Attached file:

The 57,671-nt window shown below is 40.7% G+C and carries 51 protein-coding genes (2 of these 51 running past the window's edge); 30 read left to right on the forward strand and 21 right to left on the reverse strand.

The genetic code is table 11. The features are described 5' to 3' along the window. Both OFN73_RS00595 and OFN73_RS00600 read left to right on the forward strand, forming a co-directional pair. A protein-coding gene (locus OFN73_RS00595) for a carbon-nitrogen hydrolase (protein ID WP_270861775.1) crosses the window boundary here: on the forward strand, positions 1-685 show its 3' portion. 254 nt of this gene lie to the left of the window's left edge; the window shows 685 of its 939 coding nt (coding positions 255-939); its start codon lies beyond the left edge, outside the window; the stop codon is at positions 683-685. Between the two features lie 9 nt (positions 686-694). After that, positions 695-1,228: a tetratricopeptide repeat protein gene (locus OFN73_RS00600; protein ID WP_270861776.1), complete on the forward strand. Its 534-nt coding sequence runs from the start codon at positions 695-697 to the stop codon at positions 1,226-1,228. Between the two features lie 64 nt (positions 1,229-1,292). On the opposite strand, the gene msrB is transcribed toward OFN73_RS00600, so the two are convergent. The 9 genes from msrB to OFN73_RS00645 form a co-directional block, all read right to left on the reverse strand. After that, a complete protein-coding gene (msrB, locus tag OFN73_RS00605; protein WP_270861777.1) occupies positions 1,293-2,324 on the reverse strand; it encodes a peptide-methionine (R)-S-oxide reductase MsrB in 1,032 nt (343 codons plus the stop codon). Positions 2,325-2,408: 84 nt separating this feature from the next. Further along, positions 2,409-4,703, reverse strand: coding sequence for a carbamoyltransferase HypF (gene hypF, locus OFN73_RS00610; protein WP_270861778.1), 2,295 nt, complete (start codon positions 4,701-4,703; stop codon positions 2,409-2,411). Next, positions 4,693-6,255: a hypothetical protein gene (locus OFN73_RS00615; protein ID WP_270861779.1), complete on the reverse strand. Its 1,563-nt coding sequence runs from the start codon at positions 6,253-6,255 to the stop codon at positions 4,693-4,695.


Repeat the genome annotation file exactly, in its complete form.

The 57,671-nt window shown below is 40.7% G+C and carries 51 protein-coding genes (2 of these 51 running past the window's edge); 30 read left to right on the forward strand and 21 right to left on the reverse strand.

The genetic code is table 11. The features are described 5' to 3' along the window. Both OFN73_RS00595 and OFN73_RS00600 read left to right on the forward strand, forming a co-directional pair. A protein-coding gene (locus OFN73_RS00595) for a carbon-nitrogen hydrolase (protein ID WP_270861775.1) crosses the window boundary here: on the forward strand, positions 1-685 show its 3' portion. 254 nt of this gene lie to the left of the window's left edge; the window shows 685 of its 939 coding nt (coding positions 255-939); its start codon lies beyond the left edge, outside the window; the stop codon is at positions 683-685. Between the two features lie 9 nt (positions 686-694). After that, positions 695-1,228: a tetratricopeptide repeat protein gene (locus OFN73_RS00600; protein ID WP_270861776.1), complete on the forward strand. Its 534-nt coding sequence runs from the start codon at positions 695-697 to the stop codon at positions 1,226-1,228. Between the two features lie 64 nt (positions 1,229-1,292). On the opposite strand, the gene msrB is transcribed toward OFN73_RS00600, so the two are convergent. The 9 genes from msrB to OFN73_RS00645 form a co-directional block, all read right to left on the reverse strand. After that, a complete protein-coding gene (msrB, locus tag OFN73_RS00605; protein WP_270861777.1) occupies positions 1,293-2,324 on the reverse strand; it encodes a peptide-methionine (R)-S-oxide reductase MsrB in 1,032 nt (343 codons plus the stop codon). Positions 2,325-2,408: 84 nt separating this feature from the next. Further along, positions 2,409-4,703, reverse strand: coding sequence for a carbamoyltransferase HypF (gene hypF, locus OFN73_RS00610; protein WP_270861778.1), 2,295 nt, complete (start codon positions 4,701-4,703; stop codon positions 2,409-2,411). Next, positions 4,693-6,255: a hypothetical protein gene (locus OFN73_RS00615; protein ID WP_270861779.1), complete on the reverse strand. Its 1,563-nt coding sequence runs from the start codon at positions 6,253-6,255 to the stop codon at positions 4,693-4,695.